Voter Approval of Casino Gambling Initiative
The measure would provide voters with the "exclusive right to decide whether to authorize casino gambling in the State of Florida." Amendment 3 would make the citizen initiative process "the exclusive method of authorizing casino gambling," meaning the Florida State Legislature would not be permitted to authorize casino gambling through statute or through referring a constitutional amendment to the ballot. In Florida, the number of signatures required for an initiative is equal to 8 percent of the votes cast in the preceding presidential election. Florida also has a signature distribution requirement, which requires that signatures equal to 8 percent of the district-wide vote in at least half (14) of the state's 27 congressional districts must be collected.
The measure would consider card games, casino games, and slot machines to be casino gambling. The measure would not consider pari-mutuel wagering on horse racing, dog racing, or jai alai exhibitions to be casino gambling. The measure would not impact casino gambling on Native American tribal lands established through state-tribe compacts.
The exact ballot summary language reads:
"This amendment ensures that Florida voters shall have the exclusive right to decide whether to authorize casino gambling by requiring that in order for casino gambling to be authorized under Florida law, it must be approved by Florida voters pursuant to Article XI, Section 3 of the Florida Constitution. Affects articles X and XI. Defines casino gambling and clarifies that this amendment does not conflict with federal law regarding state/tribal compacts."
GAMBLING IN FLORIDA
Prior to 1931, gambling was outlawed in Florida. The Florida State Legislature passed a law to allow wagering on horseracing and dogracing, which Gov. Doyle Carlton (D) vetoed. Legislators voted to override the governor's veto, enacting the law on June 5, 1931. In 1935, the state legalized slot machines, but then repealed the law in 1937 following voters banning slot machines through ballot measures in multiple counties.
In 1987, the state launched the Florida State Lottery after voters approved an amendment the previous year. The vote was 63.57 percent to 36.43 percent.
The Seminole Tribe of Florida began operating a bingo hall in 1979. In 1988, Congress passed the Indian Gaming Regulatory Act (IGRA), allowing tribes to establish casino gambling on tribal land. The act permitted states to form compacts with tribes to regulate Class III gaming, but not to regulate Class I and Class II gaming. Class I and Class II gaming were defined to include traditional tribal gaming with minimal prizes, bingo, and card games. Class III was defined to include all other games not considered Class I or Class II, such as roulette, craps, keno, slot machines, parimutual wagering, and lotteries. In 1991, the Seminole Tribe sued Gov. Lawton Chiles (D), arguing that the state government failed to negotiate in good faith a compact to allow the tribe to establish a Class III gaming. The case was brought before the U.S. Supreme Court, which ruled in the state's favor, in 1996. In 2010, the Seminole Tribe negotiated a Class III gaming compact with Republican Gov. Charlie Crist. The compact allowed the Seminole Tribe to operate blackjack at five facilities through 2015 and required the tribe to share revenue with the state. In 2015, Gov. Rick Scott (R) formed a new 20-year compact with the Seminole Tribe, which added craps and roulette to the agreement and gave the tribe the exclusive right to blackjack.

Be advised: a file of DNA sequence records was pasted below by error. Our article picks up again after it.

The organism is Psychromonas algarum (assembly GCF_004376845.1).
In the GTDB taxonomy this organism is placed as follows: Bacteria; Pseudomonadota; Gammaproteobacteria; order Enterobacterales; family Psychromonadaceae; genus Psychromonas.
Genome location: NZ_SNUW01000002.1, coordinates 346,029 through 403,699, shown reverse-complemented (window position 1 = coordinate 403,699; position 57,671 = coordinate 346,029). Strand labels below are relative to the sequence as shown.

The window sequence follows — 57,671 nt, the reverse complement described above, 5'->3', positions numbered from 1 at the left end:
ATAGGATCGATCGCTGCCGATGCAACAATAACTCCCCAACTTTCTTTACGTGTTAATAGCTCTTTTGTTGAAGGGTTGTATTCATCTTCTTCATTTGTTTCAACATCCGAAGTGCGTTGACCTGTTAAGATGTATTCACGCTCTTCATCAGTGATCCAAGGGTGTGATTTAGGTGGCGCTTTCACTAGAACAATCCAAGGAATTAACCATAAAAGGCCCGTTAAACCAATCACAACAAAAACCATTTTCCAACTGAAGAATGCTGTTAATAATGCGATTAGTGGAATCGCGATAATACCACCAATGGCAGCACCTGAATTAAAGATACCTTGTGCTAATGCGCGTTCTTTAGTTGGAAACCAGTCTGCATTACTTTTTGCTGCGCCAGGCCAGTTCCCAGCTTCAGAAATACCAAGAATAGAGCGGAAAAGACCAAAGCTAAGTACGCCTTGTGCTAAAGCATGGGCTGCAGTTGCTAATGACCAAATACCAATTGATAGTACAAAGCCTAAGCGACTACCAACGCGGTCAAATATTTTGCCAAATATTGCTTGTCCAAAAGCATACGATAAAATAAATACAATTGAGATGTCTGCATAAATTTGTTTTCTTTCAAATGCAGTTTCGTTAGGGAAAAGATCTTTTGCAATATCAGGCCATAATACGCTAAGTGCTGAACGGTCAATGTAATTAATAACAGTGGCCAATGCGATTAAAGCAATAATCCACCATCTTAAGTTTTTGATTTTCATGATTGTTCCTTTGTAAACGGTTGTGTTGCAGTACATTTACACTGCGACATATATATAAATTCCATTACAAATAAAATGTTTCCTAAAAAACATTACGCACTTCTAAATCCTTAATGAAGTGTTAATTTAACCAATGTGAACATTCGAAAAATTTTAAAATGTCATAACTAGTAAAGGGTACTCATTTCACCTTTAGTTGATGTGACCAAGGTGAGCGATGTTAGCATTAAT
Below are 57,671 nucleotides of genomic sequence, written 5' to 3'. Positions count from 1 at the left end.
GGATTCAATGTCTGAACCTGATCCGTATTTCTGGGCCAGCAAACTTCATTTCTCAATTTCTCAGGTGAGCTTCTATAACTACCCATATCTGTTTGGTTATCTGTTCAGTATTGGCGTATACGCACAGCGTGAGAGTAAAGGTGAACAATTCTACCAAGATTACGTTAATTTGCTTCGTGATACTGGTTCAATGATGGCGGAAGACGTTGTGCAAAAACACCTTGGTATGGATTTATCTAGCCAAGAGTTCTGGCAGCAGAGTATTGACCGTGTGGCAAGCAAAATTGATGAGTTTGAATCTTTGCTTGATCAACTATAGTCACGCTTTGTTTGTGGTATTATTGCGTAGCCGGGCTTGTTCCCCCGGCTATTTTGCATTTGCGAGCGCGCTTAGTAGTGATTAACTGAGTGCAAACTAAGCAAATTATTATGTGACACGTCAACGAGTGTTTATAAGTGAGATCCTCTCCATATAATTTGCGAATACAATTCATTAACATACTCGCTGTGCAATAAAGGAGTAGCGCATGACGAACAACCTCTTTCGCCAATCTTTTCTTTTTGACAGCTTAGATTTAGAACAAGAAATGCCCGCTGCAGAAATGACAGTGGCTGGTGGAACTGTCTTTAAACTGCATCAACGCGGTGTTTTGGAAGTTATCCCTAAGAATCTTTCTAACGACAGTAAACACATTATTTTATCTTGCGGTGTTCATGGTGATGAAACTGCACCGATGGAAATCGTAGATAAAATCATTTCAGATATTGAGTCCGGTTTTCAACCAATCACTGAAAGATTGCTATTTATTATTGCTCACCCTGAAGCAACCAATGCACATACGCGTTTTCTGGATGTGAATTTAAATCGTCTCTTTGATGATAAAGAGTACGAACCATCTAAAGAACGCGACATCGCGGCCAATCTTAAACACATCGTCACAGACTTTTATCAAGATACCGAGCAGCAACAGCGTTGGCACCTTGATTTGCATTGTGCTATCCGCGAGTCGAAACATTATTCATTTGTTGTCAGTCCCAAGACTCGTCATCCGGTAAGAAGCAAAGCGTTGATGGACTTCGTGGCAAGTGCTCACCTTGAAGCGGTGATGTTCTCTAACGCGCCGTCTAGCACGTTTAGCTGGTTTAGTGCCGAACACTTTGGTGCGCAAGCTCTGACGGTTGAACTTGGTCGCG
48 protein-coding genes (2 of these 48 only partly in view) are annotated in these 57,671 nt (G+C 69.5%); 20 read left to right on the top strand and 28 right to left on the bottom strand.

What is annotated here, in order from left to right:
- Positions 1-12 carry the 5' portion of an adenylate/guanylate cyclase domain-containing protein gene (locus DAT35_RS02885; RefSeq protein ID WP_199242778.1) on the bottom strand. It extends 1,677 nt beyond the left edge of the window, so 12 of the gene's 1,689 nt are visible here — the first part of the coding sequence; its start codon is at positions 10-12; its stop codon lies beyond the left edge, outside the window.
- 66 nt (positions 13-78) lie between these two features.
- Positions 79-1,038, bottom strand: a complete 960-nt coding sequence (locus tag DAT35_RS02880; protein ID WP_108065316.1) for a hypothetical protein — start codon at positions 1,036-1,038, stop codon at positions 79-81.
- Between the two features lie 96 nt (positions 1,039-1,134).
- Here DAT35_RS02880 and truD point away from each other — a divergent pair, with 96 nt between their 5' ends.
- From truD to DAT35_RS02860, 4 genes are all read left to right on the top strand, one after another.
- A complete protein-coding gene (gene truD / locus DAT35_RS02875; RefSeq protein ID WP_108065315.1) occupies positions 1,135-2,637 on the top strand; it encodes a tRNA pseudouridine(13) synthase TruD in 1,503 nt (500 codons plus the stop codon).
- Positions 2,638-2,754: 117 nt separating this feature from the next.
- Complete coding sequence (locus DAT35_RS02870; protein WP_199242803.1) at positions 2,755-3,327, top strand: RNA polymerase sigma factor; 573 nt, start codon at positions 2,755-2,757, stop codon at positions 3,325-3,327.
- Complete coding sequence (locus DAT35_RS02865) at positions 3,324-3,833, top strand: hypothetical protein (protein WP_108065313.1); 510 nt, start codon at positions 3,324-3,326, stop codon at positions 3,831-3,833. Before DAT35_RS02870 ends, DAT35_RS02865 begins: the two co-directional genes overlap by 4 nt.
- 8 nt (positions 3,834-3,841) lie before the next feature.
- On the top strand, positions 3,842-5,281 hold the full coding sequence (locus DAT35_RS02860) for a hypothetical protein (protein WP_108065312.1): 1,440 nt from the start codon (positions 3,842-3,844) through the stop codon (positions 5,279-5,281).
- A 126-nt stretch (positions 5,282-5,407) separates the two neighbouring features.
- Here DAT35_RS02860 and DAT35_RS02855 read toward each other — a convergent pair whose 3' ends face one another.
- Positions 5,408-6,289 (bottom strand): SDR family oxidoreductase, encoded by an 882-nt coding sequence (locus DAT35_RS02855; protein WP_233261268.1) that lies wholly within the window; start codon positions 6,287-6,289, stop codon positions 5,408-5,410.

In 1978, an initiative, featured as Amendment 9, was on the ballot to authorize private casinos along the oceanfront in Dade and Broward counties. Voters rejected the measure, with 28.55 percent in favor and 71.45 percent opposed. The Let’s Help Florida Committee, which received funds from hotel companies, sponsored the ballot initiative. No Casinos, Inc., which has provided funds to the campaign supporting the Voter Approval of Casino Gambling Initiative, was active in opposing Amendment 9 in 1978. Gov. Reuben Askew, a Democrat, founded the organization and opposed Amendment 9.
In 1986, Floridians addressed a second initiative, Amendment 2, to authorize casinos in counties where voters approved initiatives to allow casino gambling. Voters rejected the initiative, with 31.65 percent voting "yes" and 68.35 percent voting "no." Democratic Gov. Bob Graham opposed the initiative.
The status of casino gambling was featured on the ballot again in 1994. Voters rejected the initiative, Amendment 8, with 38.71 voting "yes" and 61.29 percent voting "no."
On November 2, 2004, 50.83 percent of statewide voters supported an initiative, Amendment 4, to allow voters in Miami-Dade and Broward counties to authorize slot machines at parimutuel facilities, such as horse racing, greyhound racing, and jai alai exhibititions, that existed and were licensed during the two years prior. On May 18, 2017, the Florida Supreme Court struck down a local law allowing slot machines in Gadsden County, concluding that the state constitution only allowed slot machines in Miami-Dade and Broward counties.
Disney Worldwide Services, Inc. contributed another $105,000 last month in its effort to pass a constitutional amendment that stymies gambling in Florida, bringing their total contributions to more than $4.6 million, the News Service of Florida reports.
Florida lawmakers will not return to Tallahassee this spring to deal with gaming issues.The decision not to bring the Legislature back into session came even though “significant progress” had been made on key issues that had been left on the table in the regular session.
The Sunshine State has long marketed itself as a welcoming slice of paradise to would-be tourists. However, historically, it’s been anything but for the expansion of non-tribal gaming interests.